- achpr7_fincom_1990_eng.pdf 158 kB3 pages
1. The African Commission on Human and Peoples’ Rights held its 7th Ordinary Session in Banjul (The Gambia), from 18 to 28 April 1990, under the Chairmanship of Professor Umozurike.
2. The following Members were present at the session:
- Professor U.O. UMOZURIKE;
- Dr. Ibrahim Ali Badawi EL-SHEIKH;
- Mr Ali Mahmoud BUHEDMA ;
- Mr. Sourahata B. SEMEGA JANNEH;
- Mr. Robert Habesh KISANGA;
- Mr. C.L.C.MUBANGA-CHIPOYA;
- Mr. Youssoupha NDIAYE;
- Mr. Isaac NGUEMA.
3. The opening ceremony was presided over by Mr. UMOZURIKE, chairman of the Commission in the presence of Mr. Harry Lloyd EVANS, chairman of the Public Service Commission of the Republic of The Gambia, members of the diplomatic and Consular Corps, representatives of international organisations, other Gambian dignitaries and a cross-section of the Press.
4. After the welcome address by Professor UMOZURIKE. Speeches were made by:
- Mr. Harry Lloyd Evans, representing The Gambia;
- Mr. Adama Dieng, executive Secretary of the International Commission of Jurists, on behalf of NGO’s;
- Mr. Ngabishema Mutsinzi, secretary of the African Commission on Human and Peoples’ Rights.
5. In his address, Mr Evans reiterated the firm commitment of the Gambia Government to provide the Commission with all necessary to enable it attain its set objectives.
6. The Commission dealt in particular with the following items:
- matters arising from the last session ;
- consideration of periodic reports;
- activity reports of members of members of the Commission submitted reports on their respective activities during the intersession;
- Organisation of the activities of the Commission (prospective and promotional activities);
- Consideration of rules and procedures;
7. The Chairman, Secretary and Members of the Commission submitted reports on their respective activities during the intersession. The fruitful discussions on these reports gave rise to various observations and suggestions.
8. The Commission had lengthy discussions on the implementation and follow-up of promotional activities with a view of securing the necessary financial resources for the attainment of its set objectives.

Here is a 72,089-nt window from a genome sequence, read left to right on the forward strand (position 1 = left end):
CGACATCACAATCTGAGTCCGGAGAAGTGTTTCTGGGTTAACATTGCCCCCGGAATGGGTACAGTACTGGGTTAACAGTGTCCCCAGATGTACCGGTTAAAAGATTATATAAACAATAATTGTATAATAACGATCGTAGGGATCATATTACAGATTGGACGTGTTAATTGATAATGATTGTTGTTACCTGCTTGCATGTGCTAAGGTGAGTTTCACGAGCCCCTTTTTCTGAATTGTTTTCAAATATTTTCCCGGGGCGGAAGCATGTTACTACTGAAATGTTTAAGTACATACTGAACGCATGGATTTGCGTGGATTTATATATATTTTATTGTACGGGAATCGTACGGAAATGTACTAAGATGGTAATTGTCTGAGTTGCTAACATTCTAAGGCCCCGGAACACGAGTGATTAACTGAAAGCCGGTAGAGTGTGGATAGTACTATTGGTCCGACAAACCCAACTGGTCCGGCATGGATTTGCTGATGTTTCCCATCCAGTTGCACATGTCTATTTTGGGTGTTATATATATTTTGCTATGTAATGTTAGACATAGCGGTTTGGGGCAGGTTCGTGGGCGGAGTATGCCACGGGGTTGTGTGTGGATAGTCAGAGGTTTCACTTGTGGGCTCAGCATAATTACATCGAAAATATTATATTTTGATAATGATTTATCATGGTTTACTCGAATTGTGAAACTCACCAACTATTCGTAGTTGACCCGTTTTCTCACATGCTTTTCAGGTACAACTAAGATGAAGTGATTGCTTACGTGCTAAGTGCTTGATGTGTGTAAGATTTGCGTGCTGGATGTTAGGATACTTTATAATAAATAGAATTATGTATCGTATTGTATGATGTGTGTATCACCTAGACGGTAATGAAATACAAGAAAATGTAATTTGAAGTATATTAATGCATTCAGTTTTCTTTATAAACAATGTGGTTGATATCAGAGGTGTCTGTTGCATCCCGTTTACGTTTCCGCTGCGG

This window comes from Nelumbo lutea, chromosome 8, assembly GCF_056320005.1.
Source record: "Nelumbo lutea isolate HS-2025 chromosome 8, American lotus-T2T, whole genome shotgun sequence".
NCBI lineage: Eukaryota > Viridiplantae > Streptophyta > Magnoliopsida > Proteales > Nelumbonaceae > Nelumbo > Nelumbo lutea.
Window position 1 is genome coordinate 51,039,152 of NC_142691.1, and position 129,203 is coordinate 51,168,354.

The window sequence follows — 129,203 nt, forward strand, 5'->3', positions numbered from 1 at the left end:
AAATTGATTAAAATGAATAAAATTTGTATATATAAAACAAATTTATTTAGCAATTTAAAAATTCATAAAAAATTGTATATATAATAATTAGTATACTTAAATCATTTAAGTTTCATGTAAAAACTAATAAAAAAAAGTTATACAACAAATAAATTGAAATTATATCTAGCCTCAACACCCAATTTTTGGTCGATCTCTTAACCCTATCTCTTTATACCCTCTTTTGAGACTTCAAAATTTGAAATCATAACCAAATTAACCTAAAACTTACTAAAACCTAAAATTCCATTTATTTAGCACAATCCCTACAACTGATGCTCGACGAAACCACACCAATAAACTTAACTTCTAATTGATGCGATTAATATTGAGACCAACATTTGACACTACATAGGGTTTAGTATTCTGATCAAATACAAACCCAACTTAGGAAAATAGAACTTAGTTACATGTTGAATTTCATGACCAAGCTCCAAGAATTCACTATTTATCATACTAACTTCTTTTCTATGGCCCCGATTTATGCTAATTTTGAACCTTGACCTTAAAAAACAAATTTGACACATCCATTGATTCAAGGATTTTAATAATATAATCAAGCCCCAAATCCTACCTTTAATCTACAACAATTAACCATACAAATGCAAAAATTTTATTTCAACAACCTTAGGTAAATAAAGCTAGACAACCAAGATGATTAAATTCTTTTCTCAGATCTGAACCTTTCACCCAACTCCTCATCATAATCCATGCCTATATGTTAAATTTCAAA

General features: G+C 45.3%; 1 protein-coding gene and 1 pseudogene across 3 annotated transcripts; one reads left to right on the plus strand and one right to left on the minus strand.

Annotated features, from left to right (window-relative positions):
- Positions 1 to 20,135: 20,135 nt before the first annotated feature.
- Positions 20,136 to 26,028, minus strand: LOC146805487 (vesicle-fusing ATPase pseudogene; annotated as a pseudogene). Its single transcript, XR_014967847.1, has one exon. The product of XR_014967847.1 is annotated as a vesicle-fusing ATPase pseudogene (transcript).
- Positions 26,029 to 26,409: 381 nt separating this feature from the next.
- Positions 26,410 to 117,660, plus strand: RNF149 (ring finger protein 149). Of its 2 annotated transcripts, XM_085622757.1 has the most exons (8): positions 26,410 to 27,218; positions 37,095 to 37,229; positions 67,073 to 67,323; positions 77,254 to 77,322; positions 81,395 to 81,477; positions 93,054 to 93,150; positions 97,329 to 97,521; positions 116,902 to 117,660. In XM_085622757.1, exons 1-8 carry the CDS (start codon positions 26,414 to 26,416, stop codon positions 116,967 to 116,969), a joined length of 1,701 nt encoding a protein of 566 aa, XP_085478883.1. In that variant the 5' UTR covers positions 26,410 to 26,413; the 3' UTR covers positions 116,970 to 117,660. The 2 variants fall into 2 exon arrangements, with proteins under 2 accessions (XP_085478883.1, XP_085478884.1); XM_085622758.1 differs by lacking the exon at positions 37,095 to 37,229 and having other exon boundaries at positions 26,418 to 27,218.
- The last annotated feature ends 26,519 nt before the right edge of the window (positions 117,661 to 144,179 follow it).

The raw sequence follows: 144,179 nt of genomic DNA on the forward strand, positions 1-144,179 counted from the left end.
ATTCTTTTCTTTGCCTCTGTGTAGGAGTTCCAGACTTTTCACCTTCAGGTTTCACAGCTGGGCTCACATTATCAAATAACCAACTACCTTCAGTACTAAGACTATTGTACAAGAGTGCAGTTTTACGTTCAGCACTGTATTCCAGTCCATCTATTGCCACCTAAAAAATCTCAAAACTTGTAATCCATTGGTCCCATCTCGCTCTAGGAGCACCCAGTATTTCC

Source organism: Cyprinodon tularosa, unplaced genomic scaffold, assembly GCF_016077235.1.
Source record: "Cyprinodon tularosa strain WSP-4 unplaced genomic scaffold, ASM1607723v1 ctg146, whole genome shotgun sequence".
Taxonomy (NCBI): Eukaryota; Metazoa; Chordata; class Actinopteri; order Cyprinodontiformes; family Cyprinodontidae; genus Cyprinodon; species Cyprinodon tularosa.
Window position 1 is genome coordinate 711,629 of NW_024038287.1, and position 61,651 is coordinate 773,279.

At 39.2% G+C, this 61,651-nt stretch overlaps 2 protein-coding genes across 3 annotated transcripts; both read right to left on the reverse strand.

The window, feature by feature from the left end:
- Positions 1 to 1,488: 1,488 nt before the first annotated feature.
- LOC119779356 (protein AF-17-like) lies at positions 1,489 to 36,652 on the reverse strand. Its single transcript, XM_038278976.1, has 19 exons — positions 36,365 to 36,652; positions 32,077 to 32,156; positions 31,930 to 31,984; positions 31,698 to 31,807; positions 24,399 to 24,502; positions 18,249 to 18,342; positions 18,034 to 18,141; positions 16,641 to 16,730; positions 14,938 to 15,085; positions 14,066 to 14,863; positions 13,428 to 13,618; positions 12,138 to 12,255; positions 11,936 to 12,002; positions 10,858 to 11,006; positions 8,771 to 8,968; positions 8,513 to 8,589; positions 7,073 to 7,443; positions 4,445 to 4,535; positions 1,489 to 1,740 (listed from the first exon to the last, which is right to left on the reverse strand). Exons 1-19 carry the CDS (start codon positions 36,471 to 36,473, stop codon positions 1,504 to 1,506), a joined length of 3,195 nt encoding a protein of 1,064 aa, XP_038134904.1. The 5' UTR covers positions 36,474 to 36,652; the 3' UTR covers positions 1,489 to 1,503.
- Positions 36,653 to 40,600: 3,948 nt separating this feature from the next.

9. The Commission noted with satisfaction that certain International and non-Governmental Organisations had provided it with some of the resources for its activities.
10. The Commission considered the 6 communications it received during its 7th session. Since its establishment it received and considered 105 communications of which 16 are directed against States Parties of the Charter.
11.With respect to promotional activities, the Commission published various editions of the African Charter and the Rules of the Procedure as well as an African Review on Human and Peoples’ Rights.
12. The commission granted the status to two (2) non-governmental organisations, namely: The Catholic Commission for Justice and Peace in Zimbabwe and The International Organisation against all form of Racial Discrimination.
13. The Great Socialist Peoples’ Libyan Arab Jamahiriya was the first State Party who had submitted its 1st Periodic Report.
14. In its quest to improve its work and procedures, the Commission decided to review its Rules of Procedure at its next session.
15. It prepared and adopted its 3rd Annual Activity Report, which shall be submitted to the next Assembly of Heads of States and Government.
16.In its course of general debate, the African Commission on Human and Peoples’ Rights dwelt on the situation of human rights and freedoms in Africa. It expressed its heartfelt satisfaction at the release of Nelson Mandela and the independence of Namibia, which had become the 51st Member State of the OAU since 10 April 1990.
17. It approved the message of support and solidarity read out on these occasions by the Chairman of the Commission.
18. It expressed the hope that the people of South Africa would continue the struggle in unity and solidarity until apartheid was totally dismantled and a democratic and non-racial society emerges.
19. During the in-depth and serious discussions, members of the Commission unanimously expressed their grave concern about the situation of human and peoples’ rights in Africa. All African countries should take this concern into account with a view to ensuring the rules of law in each state. This was the solemn pledge made by African countries when they instituted and adopted a Charter which guarantees inter-alia, the right to life, the inviolability of the human being, the security of the person, the right to be tried within a reasonable period by an impartial court freely in the government of his country.